Sunday, October 27, 2013

Gently Go Man: Review

Gently Go Man by Alan Hunter is like way out there, man.  Like the mostest in the way of late 50s/very early 60s talk.  Like maybe too much mostest.  You dig me, man?

Okay, I can only do so much of that.  Seriously.  So...Gently Go Man was first published in 1961.  The teddy boys have given way to jeebies (don't ask me, I have no idea).  These are jazz-loving, motorcycle-riding teenagers who have had it with the adults and are looking for a way out of squaresville.  They find their way out through the kick of riding their motorcycles hard and fast and through the smoke of a stick (that's marijuana to you and me).

Johnny Lister is one of them--until the night he and his girl are riding hard down five miles of straight road with a dead tree at the end of it.  Initially, it looks like an accident--because one small mistake when you're clocking over a hundred is all it takes to end it.  But there are traces of another rider who may have run Lister off the road and someone stopped to check on the damage (but didn't report the wreck).  Superintendent George Gently of Scotland Yard is called in to try and trace the other rider.  And while he's at it, he'll trace a line back to the supplier of the sticks and break up a cozy little drug ring.

I must say that I am solidly lodged in squaresville.  I just don't dig this book, man.  It doesn't reach me.  And I have to say that if I didn't know that this was published in 1961 and so Hunter must have had a pretty good idea what the lingo of the day for teenagers was, I would think this was a very bad, over-the-top, stereotype of what the early 60s British teenager was like.  There are whole pages of dialogue that is nothing but jeebie slang.  And wading through that was pretty tedious.  The best part of all that was how Inspector Gently didn't let the jeebies get the best of him.  He rolled with it and gave as good as he got.  So--star points for Inspector Gently.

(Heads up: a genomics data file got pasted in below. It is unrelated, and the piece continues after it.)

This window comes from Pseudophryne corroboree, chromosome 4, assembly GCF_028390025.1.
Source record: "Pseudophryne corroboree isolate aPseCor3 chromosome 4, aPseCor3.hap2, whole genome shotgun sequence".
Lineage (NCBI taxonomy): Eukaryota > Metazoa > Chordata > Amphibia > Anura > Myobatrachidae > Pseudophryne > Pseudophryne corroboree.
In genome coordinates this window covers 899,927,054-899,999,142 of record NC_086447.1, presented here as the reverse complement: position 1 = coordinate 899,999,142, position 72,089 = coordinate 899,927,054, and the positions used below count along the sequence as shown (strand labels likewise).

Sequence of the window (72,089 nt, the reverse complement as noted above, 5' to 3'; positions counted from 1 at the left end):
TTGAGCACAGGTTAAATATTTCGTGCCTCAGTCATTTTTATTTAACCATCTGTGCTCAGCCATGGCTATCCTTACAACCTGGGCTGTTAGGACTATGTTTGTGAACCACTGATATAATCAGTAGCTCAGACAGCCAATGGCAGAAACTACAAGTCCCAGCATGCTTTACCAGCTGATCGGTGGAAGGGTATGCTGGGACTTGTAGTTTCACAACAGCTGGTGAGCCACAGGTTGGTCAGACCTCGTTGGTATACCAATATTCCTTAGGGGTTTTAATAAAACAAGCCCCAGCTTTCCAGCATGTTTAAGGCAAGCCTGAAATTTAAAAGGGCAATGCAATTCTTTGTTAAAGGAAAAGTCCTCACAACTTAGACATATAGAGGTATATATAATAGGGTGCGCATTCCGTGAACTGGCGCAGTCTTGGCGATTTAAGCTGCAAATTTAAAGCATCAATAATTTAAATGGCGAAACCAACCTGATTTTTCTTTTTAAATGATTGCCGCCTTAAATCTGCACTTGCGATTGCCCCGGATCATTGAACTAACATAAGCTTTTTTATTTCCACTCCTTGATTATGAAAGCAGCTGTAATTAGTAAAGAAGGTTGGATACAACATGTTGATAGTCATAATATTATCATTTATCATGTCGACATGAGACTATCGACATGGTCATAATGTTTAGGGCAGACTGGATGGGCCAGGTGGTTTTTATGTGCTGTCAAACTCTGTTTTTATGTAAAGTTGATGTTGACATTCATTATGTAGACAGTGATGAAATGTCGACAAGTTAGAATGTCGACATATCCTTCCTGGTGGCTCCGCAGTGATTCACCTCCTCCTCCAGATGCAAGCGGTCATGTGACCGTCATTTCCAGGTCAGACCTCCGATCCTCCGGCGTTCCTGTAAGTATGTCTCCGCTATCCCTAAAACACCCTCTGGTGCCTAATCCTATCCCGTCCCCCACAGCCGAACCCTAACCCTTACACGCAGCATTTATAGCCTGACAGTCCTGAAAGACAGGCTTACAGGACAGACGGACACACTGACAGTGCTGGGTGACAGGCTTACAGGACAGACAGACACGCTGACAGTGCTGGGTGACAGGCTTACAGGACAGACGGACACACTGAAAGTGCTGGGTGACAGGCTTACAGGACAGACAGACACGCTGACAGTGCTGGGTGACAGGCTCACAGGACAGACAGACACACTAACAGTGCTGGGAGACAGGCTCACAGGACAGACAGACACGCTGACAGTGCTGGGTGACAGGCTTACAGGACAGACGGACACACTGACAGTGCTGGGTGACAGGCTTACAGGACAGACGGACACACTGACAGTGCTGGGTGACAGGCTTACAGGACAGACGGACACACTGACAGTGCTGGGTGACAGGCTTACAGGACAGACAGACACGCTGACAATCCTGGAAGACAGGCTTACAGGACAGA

And the actual detective work to figure out who was behind the drug trade and the death of Johnny Lister? That was pretty decent as well.  Unfortunately, the story and the character of George Gently was nearly buried by the jive-talking jeebies.  One and a half stars (rounded to two on Goodreads).  Not the best of the Gently series.


As a side-note--while this is the 8th (or 9th, depending on which list you believe) of the Gently series, the plot is used as the pilot story for the Inspector Gently television series.  It is updated just a bit (to the mid-60s) and an extra plot line involving Gently's wife and a notorious mobster is added (to spice things up a bit?).

4 comments:

Peggy Ann said...

I have not read the books, Bev, but I did enjoy the TV series. Maybe I'll skip the books.

Bev Hankins said...

Peggy Ann: I read a couple of these before blogging days and really enjoyed them. That made me look for them whenever I was in used book shops. Since I started blogging, the ones I've read haven't been as good. I'm hoping for another good one...otherwise, I may just donate all I have to the library book sale. :-)

Steve Barge said...

Got one of thses on my shelf but never got round to mustering the energy to read it. Not sure I will now...

Bev Hankins said...

Steve--It's really weird. The first two that I read of these were really solid mysteries that I've enjoyed. I haven't had such good luck since then. I've got 3 or 4 more on the TBR shelves. I'm hoping I've gotten the stinkers out of the way....